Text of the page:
The U.S. Department of Defense says it will provide money to the families affected by the botched drone strike on Aug. 29 that killed 10 civilians, including up to seven children, in Kabul, Afghanistan.
At a Pentagon news briefing on Tuesday, a Wall Street Journal reporter asked if anyone in the U.S. military or in the Defense Department had made contact with any of the victims’ families.
Pentagon press secretary John Kirby said in a statement that, two days after the news conference, Colin Kahl, the undersecretary of defense for policy, met with Steven Kwon, president of Nutrition and Education International. One of the people killed was Zemari Ahmadi, an aid worker with Kwon’s organization.
Kahl apologized again on behalf of the DOD “for the loss of life” from the strike and reiterated that “Mr. Zemari Ahmadi and others who were killed were innocent victims who bore no blame and were not affiliated with ISIS-K or threats to U.S. forces.”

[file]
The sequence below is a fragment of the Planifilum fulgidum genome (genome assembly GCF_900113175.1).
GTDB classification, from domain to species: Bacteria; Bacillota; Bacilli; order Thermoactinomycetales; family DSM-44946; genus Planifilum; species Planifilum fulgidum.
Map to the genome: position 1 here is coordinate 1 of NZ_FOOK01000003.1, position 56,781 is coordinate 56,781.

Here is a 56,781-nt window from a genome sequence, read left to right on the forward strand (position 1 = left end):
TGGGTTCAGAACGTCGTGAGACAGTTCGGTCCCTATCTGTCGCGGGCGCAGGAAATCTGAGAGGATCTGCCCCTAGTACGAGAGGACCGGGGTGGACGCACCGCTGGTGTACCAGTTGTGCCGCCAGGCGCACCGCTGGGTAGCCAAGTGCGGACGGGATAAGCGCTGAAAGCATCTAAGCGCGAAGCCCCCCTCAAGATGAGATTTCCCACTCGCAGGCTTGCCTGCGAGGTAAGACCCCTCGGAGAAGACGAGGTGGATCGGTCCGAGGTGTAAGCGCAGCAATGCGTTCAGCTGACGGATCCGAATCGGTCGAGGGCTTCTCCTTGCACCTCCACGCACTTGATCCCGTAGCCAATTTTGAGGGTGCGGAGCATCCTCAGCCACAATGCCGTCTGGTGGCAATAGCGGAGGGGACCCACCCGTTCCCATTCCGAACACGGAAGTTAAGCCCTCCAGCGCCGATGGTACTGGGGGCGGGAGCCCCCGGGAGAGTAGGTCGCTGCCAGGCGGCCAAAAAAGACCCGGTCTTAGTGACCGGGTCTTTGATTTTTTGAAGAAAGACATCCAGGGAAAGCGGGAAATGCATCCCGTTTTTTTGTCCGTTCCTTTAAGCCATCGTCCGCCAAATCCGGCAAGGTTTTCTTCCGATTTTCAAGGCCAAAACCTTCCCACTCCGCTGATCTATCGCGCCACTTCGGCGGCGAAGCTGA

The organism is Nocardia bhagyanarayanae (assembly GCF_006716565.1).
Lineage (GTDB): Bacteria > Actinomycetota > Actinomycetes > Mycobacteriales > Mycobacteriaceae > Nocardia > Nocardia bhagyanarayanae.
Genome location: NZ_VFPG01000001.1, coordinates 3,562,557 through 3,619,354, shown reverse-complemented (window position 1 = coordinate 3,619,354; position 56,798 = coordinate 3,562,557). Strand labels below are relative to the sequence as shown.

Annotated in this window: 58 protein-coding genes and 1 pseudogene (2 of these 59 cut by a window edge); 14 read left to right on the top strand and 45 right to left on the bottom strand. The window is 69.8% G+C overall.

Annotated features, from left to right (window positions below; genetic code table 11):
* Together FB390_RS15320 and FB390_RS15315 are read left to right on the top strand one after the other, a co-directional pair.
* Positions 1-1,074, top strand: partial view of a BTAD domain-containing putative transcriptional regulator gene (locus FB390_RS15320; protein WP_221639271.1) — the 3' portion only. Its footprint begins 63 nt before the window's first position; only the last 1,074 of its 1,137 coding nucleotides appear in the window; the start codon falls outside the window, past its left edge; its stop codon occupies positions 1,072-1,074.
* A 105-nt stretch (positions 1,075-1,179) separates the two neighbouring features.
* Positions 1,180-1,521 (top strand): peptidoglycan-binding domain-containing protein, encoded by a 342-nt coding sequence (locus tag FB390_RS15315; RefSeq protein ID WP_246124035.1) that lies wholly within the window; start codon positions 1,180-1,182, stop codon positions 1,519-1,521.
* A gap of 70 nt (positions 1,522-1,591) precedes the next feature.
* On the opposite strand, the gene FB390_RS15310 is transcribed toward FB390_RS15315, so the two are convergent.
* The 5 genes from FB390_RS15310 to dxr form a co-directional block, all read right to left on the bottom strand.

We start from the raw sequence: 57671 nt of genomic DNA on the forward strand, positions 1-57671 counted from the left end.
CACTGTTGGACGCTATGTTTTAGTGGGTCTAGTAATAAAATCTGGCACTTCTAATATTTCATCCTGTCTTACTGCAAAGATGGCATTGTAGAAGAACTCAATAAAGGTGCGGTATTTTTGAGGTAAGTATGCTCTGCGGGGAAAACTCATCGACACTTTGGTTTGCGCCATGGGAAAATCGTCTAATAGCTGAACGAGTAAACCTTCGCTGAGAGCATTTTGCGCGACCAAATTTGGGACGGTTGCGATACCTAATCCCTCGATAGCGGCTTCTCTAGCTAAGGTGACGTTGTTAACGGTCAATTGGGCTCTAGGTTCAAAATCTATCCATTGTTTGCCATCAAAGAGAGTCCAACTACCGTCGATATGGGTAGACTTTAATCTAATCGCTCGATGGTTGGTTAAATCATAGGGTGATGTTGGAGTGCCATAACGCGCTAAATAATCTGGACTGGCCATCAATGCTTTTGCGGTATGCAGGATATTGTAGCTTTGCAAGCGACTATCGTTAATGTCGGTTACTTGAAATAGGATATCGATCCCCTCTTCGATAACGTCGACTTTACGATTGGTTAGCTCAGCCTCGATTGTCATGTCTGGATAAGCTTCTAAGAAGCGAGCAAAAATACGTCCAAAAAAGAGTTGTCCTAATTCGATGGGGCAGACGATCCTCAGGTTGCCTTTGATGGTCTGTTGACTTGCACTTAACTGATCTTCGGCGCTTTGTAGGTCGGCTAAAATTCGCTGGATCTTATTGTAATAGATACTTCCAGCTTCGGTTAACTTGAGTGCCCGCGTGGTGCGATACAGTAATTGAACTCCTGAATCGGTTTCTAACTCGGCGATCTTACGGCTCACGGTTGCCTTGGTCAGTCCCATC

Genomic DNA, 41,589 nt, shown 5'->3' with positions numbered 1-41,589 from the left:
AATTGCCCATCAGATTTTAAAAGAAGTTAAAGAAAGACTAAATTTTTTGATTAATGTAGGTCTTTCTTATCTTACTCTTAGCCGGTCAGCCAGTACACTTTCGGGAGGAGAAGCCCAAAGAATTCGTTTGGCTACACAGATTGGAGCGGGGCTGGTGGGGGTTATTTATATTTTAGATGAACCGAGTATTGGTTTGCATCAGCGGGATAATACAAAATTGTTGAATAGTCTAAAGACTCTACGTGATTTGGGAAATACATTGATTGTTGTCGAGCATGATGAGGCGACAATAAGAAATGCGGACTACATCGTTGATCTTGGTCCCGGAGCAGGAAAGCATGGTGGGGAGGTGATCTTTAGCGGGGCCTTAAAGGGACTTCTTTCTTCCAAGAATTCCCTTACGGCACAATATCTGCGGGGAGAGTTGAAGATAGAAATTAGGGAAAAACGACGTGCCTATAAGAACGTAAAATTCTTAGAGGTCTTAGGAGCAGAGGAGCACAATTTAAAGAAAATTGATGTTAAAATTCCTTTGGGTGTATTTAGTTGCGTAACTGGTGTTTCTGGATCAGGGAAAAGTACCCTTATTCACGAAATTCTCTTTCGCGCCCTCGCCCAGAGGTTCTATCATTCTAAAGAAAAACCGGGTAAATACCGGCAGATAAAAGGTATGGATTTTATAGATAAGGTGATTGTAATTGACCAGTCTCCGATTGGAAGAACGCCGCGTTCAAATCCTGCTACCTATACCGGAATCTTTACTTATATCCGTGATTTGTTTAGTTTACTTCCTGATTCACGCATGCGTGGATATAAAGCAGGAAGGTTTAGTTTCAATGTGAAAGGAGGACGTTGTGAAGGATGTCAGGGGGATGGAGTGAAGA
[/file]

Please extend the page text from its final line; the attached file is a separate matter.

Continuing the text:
Kwon said Ahmadi’s had worked with NEI for years, “providing care and lifesaving assistance for people facing high mortality rates in Afghanistan.”
According to Kirby, “Dr. Kahl reiterated Secretary of Defense Lloyd Austin’s commitment to the families, including offering ex gratia condolence payments, in addition to working with the State Department in support of Mr. Ahmadi’s family members who are interested in relocation to the United States.”
It has not been specified how much the condolence payments would be.
Originally, the Pentagon said the drone strike was a success, even though some civilians had died in the attack. But after reports from The New York Times and Washington Post, the Pentagon reversed course and said the strike was a “tragic mistake.”
“We now assess that it is unlikely that the vehicle and those who died were associated with ISIS-K, or a direct threat to U.S. forces,” Marine Gen. Frank McKenzie, head of U.S. Central Command, said on Sept. 17.
Ex-gratia condolence payments are not a requirement when there is property damage, personal injury or death caused by U.S. military forces. But they are, in part, used as a method to “maintain friendly relations” in areas where U.S. forces are operating.